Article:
Monday, August 8, 2022

Preventive services mandate can be improved, but eliminating it isn't the answer

Over the past 12 years since the Affordable Care Act became law, individuals, business groups, and state officials who object to one or more of its provisions have filed a lengthy list of mostly unsuccessful lawsuits seeking to have part or all of it declared unconstitutional by the courts. The latest legal challenge involves the requirement that private health insurers cover without patient cost-sharing all evidence-based preventive services, defined as more than 100 services recommended by the Advisory Committee on Immunization Practices, the U.S. Preventive Services Task Force, Bright Futures, or the Women's Preventive Service Initiative. When I went to my family doctor last month and received screening tests for colorectal cancer, high blood pressure, and cholesterol, these tests were all covered under the ACA's preventive services mandate. When I take my kids to receive their school-required vaccinations, those shots are fully covered too. The same goes for the costs of clinicians counseling pregnant patients about healthy weight and weight gain to prevent complications such as gestational diabetes, and similar counseling for to midlife women (aged 40 to 60 years) to maintain weight or limit weight gain to prevent obesity.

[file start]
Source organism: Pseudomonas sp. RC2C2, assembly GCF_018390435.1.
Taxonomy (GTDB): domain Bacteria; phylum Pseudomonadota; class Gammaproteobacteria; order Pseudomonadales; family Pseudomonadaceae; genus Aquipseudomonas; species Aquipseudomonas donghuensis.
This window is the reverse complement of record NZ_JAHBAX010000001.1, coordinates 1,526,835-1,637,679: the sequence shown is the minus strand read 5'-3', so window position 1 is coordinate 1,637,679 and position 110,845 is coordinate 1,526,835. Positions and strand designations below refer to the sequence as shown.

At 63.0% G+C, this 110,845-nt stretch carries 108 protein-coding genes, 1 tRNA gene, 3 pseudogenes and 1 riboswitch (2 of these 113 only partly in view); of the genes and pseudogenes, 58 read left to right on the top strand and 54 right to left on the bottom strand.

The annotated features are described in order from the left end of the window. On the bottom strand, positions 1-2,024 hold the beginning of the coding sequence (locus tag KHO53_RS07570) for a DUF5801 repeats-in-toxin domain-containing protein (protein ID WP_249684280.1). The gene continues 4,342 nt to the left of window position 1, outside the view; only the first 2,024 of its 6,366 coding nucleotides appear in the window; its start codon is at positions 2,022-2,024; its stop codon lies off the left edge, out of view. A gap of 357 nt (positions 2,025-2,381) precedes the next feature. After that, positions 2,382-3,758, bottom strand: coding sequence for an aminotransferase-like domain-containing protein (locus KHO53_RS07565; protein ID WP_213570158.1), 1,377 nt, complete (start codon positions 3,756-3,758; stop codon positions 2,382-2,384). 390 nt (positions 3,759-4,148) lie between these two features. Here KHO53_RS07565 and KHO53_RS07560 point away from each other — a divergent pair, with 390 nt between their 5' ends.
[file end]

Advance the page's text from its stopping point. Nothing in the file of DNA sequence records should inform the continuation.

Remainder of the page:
Why would anyone have a problem with requiring insurers to cover preventive services? Some employers have religious or ideological objections to paying for birth control and sterilization, preexposure prophylaxis for HIV prevention, or testing for sexually transmitted diseases. Others might oppose the increased employer or government contribution to insurance premiums that may result from mandating that these services be covered, though in reality the types of health care that drive up premiums tend to be pricey procedures and medications such as the Alzheimer's drug Aduhelm, whose initial projected price of $56,000 per year drove the highest-ever increase in Medicare premiums from 2021 to 2022.

Ensuring that patients can afford preventive services is only the first step toward getting them done. Only about two-thirds of eligible adults are up-to-date on colorectal cancer screening, for example, and a much lower percentage of current or past heavy smokers over age 50 have been offered or received lung cancer screening. Behavioral health preventive services such as screening for depression, intimate partner violence, and unhealthy alcohol use can be difficult to fit into clinical practice workflows that rely on dysfunctional electronic health records (systems that are optimized for billing rather than patient care).

The narrow focus of the ACA's preventive services mandate on health care services also leaves out other private and public programs that can have large benefits on disease prevention and care. For example, the final report of the National Clinical Care Commission included population-level diabetes prevention recommendations involving the U.S. Department of Agriculture, the Food and Drug Administration, the Federal Trade Commission, and the Department of Housing and Urban Development. A related analysis article in Health Affairs bemoaned the fragmented state of US health care and policy that has stalled progress in preventing and controlling type 2 diabetes: